Sweet Potato Hummus | The Jewish Week | Food & Wine

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Sweet Potato Hummus

Sweet Potato Hummus

Sweet Potato Hummus. Courtesy of The Nosher via myjewishlearning.com

6 Servings

15 min

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(The Nosher via JTA) — If you are looking for a light, healthy appetizer to brighten your table, this sweet potato hummus is bursting with flavor. Because of its high protein and fiber content, it will help control your appetite and mood. My 450-pound ad man dad named it the caviar of hummus — exclaiming that it was almost illegal for something so nutritious to be this delicious. 

“All the gusto without all the Jewish guilt,” my dad complimented, paraphrasing his award-winning slogan for Schlitz beer and my culinary skills when I was 11. 

While my dad spent his days cooking up great marketing campaigns, I spent my time after school reading recipes and exploring the many ethnic food markets in Manhattan — finding tasty ways to please my dad’s palate while helping him conquer his struggle with obesity.

This easy-to-prepare delicacy has survived my dad’s many fad diets — Atkins, Weight Watchers, I Prayed Myself Slim — and was a staple in his 200-pound weight loss. 

Air Force 1 Sage Low


1 large sweet potato (about 9 ounces)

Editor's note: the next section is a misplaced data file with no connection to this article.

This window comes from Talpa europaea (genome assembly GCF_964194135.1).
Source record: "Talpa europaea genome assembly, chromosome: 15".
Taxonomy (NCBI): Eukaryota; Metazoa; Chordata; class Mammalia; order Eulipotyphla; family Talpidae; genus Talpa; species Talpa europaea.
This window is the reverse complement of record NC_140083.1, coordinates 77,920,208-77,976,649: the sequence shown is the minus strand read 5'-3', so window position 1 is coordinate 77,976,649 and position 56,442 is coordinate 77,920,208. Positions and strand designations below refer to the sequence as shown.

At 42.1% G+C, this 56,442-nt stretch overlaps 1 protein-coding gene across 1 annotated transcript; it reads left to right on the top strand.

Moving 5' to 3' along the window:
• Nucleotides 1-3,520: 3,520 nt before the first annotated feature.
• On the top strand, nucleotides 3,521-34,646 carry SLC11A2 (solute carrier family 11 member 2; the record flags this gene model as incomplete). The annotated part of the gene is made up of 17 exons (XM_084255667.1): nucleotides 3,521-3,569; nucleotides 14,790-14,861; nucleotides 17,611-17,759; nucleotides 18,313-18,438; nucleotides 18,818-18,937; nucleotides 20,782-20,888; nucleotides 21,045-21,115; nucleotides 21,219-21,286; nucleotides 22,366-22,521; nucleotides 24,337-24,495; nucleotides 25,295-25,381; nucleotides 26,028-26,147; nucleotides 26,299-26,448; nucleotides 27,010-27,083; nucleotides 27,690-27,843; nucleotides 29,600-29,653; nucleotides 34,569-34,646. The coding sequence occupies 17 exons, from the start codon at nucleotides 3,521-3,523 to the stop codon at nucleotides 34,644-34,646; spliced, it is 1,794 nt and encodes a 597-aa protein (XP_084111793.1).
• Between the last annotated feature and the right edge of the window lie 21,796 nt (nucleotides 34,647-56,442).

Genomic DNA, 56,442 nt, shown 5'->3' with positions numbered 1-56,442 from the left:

1 (15-ounce) can chickpeas, drained and rinsed
5 tablespoons olive oil (plus additional, as needed, for thinning)
2 tablespoons tahini
2 tablespoons fresh lemon juice
2 garlic cloves, peeled
1 teaspoon ground coriander
1 teaspoon ground cumin
1/4 teaspoon kosher salt
Pinch of nutmeg


Position the baking rack in the middle and heat the oven to 425 F. Wrap the sweet potato in foil and bake in a shallow baking pan until it can be easily pierced with a knife, about 45 minutes. Transfer to a cooling rack and allow the potato to cool completely.

Peel the skin off the sweet potato and transfer to a food processor fitted with a blade. Add the chickpeas, olive oil, tahini, lemon juice, garlic, coriander, cumin, salt, and nutmeg, and process until smooth. If the hummus is too thick, add a little extra olive oil or water and process until the desired consistency is reached.

Recipe reprinted with permission from My Fat Dad, A Memoir, of Food Love and Family with Recipes by Dawn Lerman.

 The Nosher food blog offers a dazzling array of new and classic Jewish recipes and food news, from Europe to Yemen, from challah to shakshuka and beyond. Check it out at www.TheNosher.com.